A grand work of philosophy and history, The Many Faces of God shows how our religious conceptions have been shaped by advances in technology and science. Beginning his narrative in the 1600s and concluding with the fervor of the millennium, Jeremy Campbell shows how Isaac Newton and his generation altered the medieval definition of God from one interpreted through divine mA grand work of philosophy and history, The Many Faces of God shows how our religious conceptions have been shaped by advances in technology and science. Beginning his narrative in the 1600s and concluding with the fervor of the millennium, Jeremy Campbell shows how Isaac Newton and his generation altered the medieval definition of God from one interpreted through divine messengers to an all-knowing, autocratic God who watched over the scientific wonders of the universe. Arguing that religions harbor a secret fear that science may one day explain God away, Campbell masterfully shows how twentieth-century technology and theology have become intertwined, often to the detriment of both disciplines. Illuminating the writings of such intellectual luminaries as Calvin, Luther, Einstein, and Niels Bohr, all the way up to John Updike, The Many Faces of God is a sweeping history of religious and scientific thought in the Western world....
|Title||:||The Many Faces of God: Science's 400-Year Quest for Images of the Divine|
|Number of Pages||:||336 Pages|
|Status||:||Available For Download|
|Last checked||:||21 Minutes ago!|
The Many Faces of God: Science's 400-Year Quest for Images of the Divine Reviews
I liked the premise of this book, and it was interesting overall. However, it was a bit repetative. I think this book could have made its point (and then some) in half the number of words. I also didn't like the author's writing style that much--he jumped around with no transition between time periods and countries. And speaking of countries, I really didn't like the book's implicit focus on England and the US. He discusses scentists and theologians from all over Europe, but traces their influence on these 2 countries only. He makes it sound as if people like Galileo and Bonhoeffer wrote primarily for a British audience, and had absolutely nothing to do with their own nations. There is nothing wrong with focusing on the history of Brittain and its colonies, but that should be made explicit in the book description or introduction, instead of making it look like an overview of a trend in European history in general.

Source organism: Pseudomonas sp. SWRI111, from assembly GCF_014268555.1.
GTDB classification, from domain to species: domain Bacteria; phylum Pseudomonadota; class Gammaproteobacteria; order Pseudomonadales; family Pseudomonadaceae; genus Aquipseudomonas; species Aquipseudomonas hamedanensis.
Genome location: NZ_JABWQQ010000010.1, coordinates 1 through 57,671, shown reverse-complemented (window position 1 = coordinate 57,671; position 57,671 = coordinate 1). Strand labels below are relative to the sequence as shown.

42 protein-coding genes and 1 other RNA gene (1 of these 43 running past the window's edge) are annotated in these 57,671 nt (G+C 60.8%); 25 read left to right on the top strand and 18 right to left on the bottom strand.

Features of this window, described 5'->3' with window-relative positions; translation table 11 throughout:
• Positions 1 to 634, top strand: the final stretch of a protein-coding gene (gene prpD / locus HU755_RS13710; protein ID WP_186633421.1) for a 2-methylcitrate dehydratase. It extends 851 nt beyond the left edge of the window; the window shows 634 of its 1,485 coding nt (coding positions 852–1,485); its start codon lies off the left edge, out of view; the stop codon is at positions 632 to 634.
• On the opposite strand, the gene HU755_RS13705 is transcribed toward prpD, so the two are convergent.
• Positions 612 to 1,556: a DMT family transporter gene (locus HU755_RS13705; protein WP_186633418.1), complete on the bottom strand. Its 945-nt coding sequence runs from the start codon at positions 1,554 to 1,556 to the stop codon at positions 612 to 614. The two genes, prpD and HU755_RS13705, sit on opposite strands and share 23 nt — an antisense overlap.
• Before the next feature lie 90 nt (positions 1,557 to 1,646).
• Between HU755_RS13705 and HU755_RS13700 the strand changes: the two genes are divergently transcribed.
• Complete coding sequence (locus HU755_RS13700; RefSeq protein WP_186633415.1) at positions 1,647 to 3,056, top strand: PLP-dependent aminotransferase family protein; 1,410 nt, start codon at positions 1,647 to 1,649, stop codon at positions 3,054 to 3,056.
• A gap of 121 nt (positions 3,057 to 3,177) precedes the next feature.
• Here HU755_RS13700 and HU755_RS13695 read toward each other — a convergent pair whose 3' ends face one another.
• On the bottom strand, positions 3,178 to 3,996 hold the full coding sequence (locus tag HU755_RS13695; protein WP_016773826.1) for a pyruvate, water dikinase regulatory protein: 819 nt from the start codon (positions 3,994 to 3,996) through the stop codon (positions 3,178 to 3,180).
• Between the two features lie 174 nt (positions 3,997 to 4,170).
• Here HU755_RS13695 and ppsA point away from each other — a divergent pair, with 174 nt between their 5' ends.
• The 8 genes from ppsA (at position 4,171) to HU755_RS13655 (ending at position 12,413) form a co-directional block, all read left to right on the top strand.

This was a good look at the often ignored and underplayed links between science and religion. Even for me it was a surprise how the two played off each other in changing how we see the world. His conclusions were valid to me and are worthy of further thought.
Not only could I not finish this book, I could barely start. The author's style irritated me too much. I'm not sure I can explain this very well, but it felt as if he was creating an emotional word-picture and not really making an argument and supporting it with evidence. I do think narrative modes have a place in historical writing, but there is a limit.Also, it seemed like there was an insufficient time (none, in the small portion of the book I read) spent explaining how his starting point came about.Maybe I missed out on a great book, but I just couldn't make myself go on with this one.
While the ultimate theological conclusion I somewhat disagreed with, I found this book one of the best 'history of...' books addressing the topic of the relationship between science and Religion. It focuses on physics instead of biology. Campbell masterfully traces a common thread in how science shapes our image of God throughout so as to make even the most devout believer deeply wonder where one's conceptions of God come from. I myself learned a great deal of absolutely fascinating history from this work and I highly recommend it.
I started off being really interested in this book - taking notes of pages where I'd like to copy little pieces; intending to write a Book Review for my college portfolio - but it dissipated after a couple of chapters and I can't really say why.Perhaps it's because the subject matter isn't new enough - I wasn't meeting anything I hadn't heard before - and wasn't put in a compelling manner. Sometimes the old is still fascinating, but that largely depends on the writing style etc.So I've decided not to persevere.
Campbell is more concerned with history - particularly theological history - than with exploring the truth or finding solutions, but that is not a criticism. The book has a Western, especially British, slant, but it traces most thought since the 17th century about monotheism and the nature of the universe and its creator.
Read some, skimmed some, liked most of it. A context for religious thought in human history.
A lot of information concerning the years of the growing confidence of science and how it. Slow reading for me, but I was interested in the topic especially since I got it for 1 dollar.